The back-page "Reflection" essay in the newly published issue of GLASS: The UrbanGlass Art Quarterly (Spring 2017, #146) is dedicated to an in-depth book review of a new scholarly work by Koen Vanderstukken, an artist and head of the glass program at Sheridan College in Ontario, Canada. The GLASS Quarterly Hot Sheet talked with the reviewer — the magazine's contributing editor William Ganis, who is also the chair of art and design at Indiana State University — about his assessment of this major new work.
GLASS: In your review, you describe Koen's books as "one of the few serious attempts to theorize contemporary glass art." What do you see as the state of contemporary glass art theory and criticism? What are the venues and the level of discourse?
William Ganis: It’s telling that Vanderstukken had to resort to crowdfunding for his project—that no publisher would assume the full risk of underwriting a “theoretical” text. In order to realize his vision, he had to create (albeit in conjunction with Black Dog Press) his own space. A preponderance of the glass literature is tied to commerce. Monographs are subsidized by dealers and artists’ studios and the articles and reviews in the likes of American Craft and GLASS Quarterly are made possible by ads for galleries and creative-materials suppliers. It would be unfair to say that these patrons are censorious, but they do shape discourse.
GLASS: It was interesting how you identified Koen's multilingualism as an important component to his wider understanding of glass in contemporary art. Do you think he successfully and uniquely synthesized European and U.S. glass approaches, and did he leave out other geographic areas such as Asia?
Ganis: Let’s say that he delivers an awareness that the compelling narratives about American Studio Glass are shaped by nationalism and Anglophony. But that's the nature of epistemology, how do we know what we don’t know? Even with the web, unless a text is translated from Mandarin or Pashto, it remains largely inaccessible to those not functioning in those languages. The Rakow Library is the only place I can think of that approaches a cosmopolitan endeavor to collect and make available all texts about glass.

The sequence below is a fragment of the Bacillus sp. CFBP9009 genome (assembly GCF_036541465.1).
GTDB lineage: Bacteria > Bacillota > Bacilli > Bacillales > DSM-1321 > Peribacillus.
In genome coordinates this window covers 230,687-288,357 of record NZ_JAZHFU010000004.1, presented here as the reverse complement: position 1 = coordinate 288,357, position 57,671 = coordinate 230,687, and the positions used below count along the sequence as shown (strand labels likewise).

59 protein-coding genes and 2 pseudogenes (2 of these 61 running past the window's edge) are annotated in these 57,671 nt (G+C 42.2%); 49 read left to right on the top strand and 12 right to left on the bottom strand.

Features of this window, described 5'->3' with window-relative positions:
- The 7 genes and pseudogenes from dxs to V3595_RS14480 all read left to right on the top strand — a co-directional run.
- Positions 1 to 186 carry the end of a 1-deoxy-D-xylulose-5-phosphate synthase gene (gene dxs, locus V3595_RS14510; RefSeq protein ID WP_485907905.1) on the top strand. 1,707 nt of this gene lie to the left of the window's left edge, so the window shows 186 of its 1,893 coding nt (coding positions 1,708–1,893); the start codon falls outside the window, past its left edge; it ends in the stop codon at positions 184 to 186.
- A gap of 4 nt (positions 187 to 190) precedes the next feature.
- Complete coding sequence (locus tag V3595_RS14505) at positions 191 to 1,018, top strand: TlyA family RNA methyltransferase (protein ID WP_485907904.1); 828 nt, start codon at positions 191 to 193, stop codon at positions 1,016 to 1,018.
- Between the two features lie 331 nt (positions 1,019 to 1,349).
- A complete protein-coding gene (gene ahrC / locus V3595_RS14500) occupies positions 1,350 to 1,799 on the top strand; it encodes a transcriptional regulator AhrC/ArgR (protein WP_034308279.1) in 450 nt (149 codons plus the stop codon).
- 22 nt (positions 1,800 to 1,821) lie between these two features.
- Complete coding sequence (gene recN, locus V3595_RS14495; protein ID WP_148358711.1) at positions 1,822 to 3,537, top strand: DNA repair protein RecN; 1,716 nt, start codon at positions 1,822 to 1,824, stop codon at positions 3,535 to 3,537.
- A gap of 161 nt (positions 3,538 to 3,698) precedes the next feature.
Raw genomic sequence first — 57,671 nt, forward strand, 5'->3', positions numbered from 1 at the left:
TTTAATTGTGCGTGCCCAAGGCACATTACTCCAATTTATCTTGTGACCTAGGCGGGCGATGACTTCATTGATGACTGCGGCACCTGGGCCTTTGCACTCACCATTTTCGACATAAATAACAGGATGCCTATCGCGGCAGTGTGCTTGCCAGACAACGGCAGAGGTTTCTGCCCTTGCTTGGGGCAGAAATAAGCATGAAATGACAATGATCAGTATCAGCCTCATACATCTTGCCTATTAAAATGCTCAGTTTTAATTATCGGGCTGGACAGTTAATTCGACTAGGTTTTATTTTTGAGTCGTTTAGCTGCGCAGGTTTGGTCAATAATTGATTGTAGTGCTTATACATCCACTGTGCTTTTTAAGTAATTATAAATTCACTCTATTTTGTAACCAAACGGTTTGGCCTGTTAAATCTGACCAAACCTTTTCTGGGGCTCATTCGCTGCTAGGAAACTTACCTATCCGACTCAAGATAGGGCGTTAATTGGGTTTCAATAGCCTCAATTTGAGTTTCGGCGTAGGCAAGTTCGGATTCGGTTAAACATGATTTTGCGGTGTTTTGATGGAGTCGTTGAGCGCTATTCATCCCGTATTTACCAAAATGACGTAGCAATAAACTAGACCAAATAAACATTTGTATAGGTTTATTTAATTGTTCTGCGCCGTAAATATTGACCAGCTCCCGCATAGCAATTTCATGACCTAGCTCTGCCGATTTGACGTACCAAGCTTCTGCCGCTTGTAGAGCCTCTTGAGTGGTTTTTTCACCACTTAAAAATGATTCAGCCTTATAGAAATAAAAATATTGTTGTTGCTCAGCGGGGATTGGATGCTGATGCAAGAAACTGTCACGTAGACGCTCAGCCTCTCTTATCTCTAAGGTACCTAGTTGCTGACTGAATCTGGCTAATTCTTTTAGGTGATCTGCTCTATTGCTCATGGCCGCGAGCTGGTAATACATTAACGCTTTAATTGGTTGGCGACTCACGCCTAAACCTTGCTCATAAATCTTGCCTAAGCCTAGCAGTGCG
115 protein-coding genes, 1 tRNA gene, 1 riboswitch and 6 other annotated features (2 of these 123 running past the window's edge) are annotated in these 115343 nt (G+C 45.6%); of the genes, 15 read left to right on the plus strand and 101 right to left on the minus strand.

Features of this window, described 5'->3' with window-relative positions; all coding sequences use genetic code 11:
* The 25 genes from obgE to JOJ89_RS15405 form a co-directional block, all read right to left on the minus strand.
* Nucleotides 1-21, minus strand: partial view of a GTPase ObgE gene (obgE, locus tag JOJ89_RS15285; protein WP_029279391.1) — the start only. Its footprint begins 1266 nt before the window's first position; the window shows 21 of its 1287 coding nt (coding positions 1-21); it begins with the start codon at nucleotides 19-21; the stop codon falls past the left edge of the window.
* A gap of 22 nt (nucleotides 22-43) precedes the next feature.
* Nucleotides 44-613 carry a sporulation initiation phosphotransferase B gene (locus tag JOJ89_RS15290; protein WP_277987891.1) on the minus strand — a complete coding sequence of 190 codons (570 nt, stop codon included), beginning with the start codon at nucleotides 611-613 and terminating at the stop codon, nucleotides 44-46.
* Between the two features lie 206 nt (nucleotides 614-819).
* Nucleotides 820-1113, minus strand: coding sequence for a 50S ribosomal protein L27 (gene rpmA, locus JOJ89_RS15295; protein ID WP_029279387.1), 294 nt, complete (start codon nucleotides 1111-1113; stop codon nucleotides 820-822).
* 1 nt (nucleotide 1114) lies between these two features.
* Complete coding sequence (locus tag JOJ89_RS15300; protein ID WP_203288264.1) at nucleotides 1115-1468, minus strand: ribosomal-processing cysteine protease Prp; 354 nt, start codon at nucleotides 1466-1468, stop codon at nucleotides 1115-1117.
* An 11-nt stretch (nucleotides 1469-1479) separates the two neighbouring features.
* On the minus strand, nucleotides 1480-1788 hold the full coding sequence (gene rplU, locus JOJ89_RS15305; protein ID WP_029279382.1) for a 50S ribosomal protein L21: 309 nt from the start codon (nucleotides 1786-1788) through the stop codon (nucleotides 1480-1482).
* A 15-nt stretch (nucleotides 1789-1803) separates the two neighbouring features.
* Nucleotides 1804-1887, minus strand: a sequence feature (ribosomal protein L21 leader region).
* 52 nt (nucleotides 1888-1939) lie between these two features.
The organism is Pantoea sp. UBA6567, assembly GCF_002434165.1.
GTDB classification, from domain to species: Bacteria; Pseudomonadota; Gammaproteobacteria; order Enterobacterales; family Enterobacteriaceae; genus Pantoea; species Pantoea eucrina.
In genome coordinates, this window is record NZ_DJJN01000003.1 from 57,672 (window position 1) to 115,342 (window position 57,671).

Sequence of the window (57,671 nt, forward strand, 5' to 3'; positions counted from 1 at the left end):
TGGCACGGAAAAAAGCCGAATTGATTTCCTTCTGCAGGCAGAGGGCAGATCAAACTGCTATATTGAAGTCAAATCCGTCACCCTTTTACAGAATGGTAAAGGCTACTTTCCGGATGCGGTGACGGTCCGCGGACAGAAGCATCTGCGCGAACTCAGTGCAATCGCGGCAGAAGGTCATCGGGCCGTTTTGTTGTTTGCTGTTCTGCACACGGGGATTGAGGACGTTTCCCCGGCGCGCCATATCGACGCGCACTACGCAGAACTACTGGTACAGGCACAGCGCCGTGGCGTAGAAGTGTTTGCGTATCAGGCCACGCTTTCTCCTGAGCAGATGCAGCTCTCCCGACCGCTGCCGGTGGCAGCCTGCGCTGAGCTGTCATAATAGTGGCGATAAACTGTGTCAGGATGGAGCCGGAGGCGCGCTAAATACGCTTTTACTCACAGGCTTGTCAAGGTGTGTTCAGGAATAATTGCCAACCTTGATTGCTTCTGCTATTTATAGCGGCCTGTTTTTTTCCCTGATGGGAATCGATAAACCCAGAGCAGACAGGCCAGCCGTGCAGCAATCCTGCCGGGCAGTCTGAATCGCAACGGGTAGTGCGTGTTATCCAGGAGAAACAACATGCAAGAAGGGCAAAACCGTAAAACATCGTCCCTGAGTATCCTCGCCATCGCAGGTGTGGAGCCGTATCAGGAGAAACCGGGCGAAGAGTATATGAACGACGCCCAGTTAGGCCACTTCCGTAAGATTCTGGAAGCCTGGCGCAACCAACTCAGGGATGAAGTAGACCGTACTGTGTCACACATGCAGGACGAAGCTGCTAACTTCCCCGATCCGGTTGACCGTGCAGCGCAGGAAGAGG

GLASS: You take Koen to task for not recognizing that the Renaissance distinction between makers and painters remains in effect for work by Berengo Projects. Is it fair to ask him to be more critical when "Glasstress" seems to have broken through in the art world in a way that glass artists have longed for?
Ganis: By “critical” I mean “discerning.” Vanderstukken is particular and smart throughout much of his text. I was surprised that he didn’t acknowledge this split when it comes to "Glasstress" artists. Is Berengoism what glass artists have longed for? I doubt there is a consensus of thought. I’ll posit that Berengo fosters the use of glass in the milieu of contemporary art. I see scales and production expenses that necessitate the capital brought by the brand names in contemporary art. In many ways Berengo’s enterprise is exclusionary—his makers are rendered (mostly) invisible and these undertakings invalidate the powerful amalgamation of conceptual strategies with personal expression and craftspersonship that is so satisfying and humanizing in much of studio glass.
GLASS: While you are not hesitant to criticize aspects of Koen's arguments, you also praise his effort, particularly in his interpretation of how digital experiences signal a new frontier for works in glass. How do you see his analysis as particularly noteworthy and convincing?
Ganis: I'm writing this answer on a flight from Las Vegas, and Vanderstukken’s thoughts helped me to see that city differently. There are impressive slot machines with six-foot-tall concave glass screens. Up close, these create an immersive field, but from afar the machines have a compelling, sculptural quality. Architecturally scaled LCD screens show broadcasts of athletic contests in the sports-book areas, and parts of The Strip are shaped by immense LED arrays evocative of Blade Runner. There is a Jenny Holzer LED work shaped to the curve of the Aria Hotel’s valet area that has an astonishing presence in which he scrolling letters seem physical. In all of these examples there is a palpable presence of glass that goes with the virtual images conveyed through it. I like that Vanderstukken argues that glass is intrinsic to digital display, this means that glass is and will be the manifestation of the digital. Technologies such as Gorilla Glass are becoming more and more pliable—the ability to shape the LCDs and glass will lead to new creative and expressive possibilities.
To read the full review, see the latest issue of GLASS magazine, also available as a digital download.